MORPHOLOGICAL CHANGES IN RAT LUNG AFTER LONG-TERM EXPOSURE TO DIESEL EMISSIONS
Authors: Kato, Atsunaka; Nagai, Atsushi; Kagawa, Jun
Source: Inhalation Toxicology, Volume 12, Number 6, 1 June 2000 , pp. 469-490(22)
Publisher: Informa Healthcare
Abstract:Wistar rats were exposed for 24 mo to diesel emissions containing a low (0.2 ppm, 0.21 mg/m3), medium (1.04 ppm, 1.18 mg/m3), or high (2.96 ppm, 3.05 mg/m3) concentration of NO2 and particles, or diesel emissions containing a medium (1.12 ppm, 0.01 mg/m3) concentration of NO2 without particles. At 6-mo intervals during the exposure period, rats were autopsied, and their lungs were prepared for light- and electron-microscopic examination. Morphological evaluations included examination for hyperplasia of airway goblet cells, shift in the types of glycoprotein of intracellular mucus granules in goblet cells, infiltration of inflammatory cells in the airways, enlargement of the cross-sectional area of an alveolus as a parameter of air space enlargement, and development of alveolar holes, which is considered to be an early hallmark of alveolar destruction. The number of goblet cells with acid-form mucus granules increased with the exposure concentration and time; however, goblet cells did not show any hyperplastic changes. Furthermore, inflammatory cells such as alveolar macrophages, mast cells, plasma cells, neutrophils, and lymphocytes infiltrated the airways and the alveoli, and showed some cell-to-cell contact. Although no significant enlargement of the air space of the lungs was seen in any exposure group, the number of alveolar holes was significantly higher in the high-concentration group in comparison with the control group at each exposure time, and also increased in other exposure groups, even in the low-concentration group at certain exposure times. Morphological changes in the lungs were mild even in the animals exposed to the highest levels of diesel emissions for 24 mo. Elimination of particles from diesel emissions led to reduced morphological changes such as a decreased shift in the types of glycoprotein of mucus granules in goblet cells, decreased infiltration of inflammatory cells in the lungs, and reduced anthracosis.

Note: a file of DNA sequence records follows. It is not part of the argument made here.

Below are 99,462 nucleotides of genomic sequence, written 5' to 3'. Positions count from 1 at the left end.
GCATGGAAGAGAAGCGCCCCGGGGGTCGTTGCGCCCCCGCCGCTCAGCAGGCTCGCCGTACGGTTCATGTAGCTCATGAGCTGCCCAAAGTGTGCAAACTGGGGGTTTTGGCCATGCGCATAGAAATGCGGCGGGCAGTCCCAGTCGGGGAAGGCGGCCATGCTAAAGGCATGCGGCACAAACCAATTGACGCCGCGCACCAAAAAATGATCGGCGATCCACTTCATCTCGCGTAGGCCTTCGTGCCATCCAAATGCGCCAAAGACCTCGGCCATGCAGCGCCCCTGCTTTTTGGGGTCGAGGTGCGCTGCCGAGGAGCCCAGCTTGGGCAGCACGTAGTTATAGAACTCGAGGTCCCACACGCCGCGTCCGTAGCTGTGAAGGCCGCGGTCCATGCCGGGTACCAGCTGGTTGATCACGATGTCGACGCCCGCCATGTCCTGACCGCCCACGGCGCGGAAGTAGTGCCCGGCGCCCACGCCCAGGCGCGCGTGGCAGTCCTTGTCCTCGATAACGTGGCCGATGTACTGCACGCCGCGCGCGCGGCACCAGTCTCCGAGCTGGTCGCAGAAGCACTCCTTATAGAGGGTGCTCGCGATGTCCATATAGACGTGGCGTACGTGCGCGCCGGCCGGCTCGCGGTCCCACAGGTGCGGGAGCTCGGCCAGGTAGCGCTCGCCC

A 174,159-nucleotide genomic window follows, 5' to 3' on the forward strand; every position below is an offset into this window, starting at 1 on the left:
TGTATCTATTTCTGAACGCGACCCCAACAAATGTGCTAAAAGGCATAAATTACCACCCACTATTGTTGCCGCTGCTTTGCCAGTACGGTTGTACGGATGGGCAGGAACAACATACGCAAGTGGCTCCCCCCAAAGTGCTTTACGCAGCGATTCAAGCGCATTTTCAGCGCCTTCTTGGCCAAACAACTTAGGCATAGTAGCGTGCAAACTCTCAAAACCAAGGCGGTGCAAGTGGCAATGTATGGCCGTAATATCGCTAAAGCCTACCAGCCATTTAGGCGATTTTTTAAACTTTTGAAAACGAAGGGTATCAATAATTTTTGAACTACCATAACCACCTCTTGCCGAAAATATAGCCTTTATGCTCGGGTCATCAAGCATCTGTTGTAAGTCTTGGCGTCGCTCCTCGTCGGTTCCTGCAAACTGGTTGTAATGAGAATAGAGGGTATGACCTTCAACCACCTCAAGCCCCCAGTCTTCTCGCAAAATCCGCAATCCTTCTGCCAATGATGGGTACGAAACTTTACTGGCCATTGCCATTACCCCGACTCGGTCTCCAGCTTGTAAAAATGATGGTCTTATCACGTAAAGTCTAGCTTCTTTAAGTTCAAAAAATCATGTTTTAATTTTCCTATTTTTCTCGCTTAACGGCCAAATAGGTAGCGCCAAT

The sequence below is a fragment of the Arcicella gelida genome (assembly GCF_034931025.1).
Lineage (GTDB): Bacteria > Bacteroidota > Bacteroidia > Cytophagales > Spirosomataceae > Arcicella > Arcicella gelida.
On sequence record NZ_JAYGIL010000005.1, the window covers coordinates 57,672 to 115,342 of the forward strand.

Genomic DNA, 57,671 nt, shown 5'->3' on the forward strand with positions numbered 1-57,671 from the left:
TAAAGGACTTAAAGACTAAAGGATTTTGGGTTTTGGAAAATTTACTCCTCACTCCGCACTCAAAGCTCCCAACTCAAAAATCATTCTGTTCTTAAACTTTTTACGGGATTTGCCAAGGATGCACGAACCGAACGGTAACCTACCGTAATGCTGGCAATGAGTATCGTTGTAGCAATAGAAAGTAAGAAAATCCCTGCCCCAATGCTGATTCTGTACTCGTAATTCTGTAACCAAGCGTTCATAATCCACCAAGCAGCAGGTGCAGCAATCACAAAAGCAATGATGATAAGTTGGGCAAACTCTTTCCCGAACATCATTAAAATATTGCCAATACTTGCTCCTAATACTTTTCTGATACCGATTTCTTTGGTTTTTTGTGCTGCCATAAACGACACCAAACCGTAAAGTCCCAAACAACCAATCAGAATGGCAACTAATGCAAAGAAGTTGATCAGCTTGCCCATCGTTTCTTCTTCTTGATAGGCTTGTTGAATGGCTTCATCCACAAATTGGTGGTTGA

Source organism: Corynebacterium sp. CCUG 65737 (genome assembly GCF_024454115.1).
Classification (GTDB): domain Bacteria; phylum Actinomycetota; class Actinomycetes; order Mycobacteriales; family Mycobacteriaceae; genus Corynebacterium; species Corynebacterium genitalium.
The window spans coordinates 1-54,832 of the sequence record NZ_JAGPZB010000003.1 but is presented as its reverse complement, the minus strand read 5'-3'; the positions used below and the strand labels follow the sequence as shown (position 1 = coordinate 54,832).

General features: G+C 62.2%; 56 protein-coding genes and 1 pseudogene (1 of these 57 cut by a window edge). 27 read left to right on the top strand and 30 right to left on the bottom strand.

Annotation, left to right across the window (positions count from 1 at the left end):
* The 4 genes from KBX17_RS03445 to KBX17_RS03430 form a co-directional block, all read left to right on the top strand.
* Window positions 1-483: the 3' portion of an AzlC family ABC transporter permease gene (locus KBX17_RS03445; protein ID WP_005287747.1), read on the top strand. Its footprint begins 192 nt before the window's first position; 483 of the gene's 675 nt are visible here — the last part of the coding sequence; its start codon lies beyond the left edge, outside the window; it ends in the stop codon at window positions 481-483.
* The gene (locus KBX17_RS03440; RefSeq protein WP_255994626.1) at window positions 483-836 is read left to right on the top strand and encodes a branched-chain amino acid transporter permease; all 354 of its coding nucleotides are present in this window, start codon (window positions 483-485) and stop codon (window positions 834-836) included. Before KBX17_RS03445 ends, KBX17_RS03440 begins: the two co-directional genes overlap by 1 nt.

Document Type: Research Article
Publication date: 2000-06-01